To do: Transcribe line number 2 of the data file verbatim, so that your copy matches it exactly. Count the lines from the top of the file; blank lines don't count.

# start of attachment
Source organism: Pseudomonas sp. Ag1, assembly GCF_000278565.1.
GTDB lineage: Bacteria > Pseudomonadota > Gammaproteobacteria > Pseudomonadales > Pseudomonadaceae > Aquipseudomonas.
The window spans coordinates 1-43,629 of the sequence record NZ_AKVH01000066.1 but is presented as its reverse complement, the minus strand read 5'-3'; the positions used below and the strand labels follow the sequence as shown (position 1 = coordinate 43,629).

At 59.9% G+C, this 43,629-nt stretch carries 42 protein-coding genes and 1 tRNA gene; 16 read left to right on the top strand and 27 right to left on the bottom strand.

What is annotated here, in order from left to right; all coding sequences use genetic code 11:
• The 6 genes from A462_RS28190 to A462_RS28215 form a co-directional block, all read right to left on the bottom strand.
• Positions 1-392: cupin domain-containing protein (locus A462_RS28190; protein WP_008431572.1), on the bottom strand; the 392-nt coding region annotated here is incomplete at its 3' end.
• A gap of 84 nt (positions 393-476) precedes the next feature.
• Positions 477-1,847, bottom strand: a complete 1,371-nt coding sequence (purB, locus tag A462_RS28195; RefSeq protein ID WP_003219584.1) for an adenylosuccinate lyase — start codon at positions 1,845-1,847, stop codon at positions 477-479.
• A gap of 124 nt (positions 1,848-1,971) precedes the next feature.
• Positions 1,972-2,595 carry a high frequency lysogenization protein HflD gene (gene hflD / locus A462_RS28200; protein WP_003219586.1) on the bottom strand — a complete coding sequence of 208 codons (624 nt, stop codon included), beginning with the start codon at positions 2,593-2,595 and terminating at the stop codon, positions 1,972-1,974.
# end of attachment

GTDB lineage: Bacteria > Pseudomonadota > Gammaproteobacteria > Pseudomonadales > Pseudomonadaceae > Aquipseudomonas.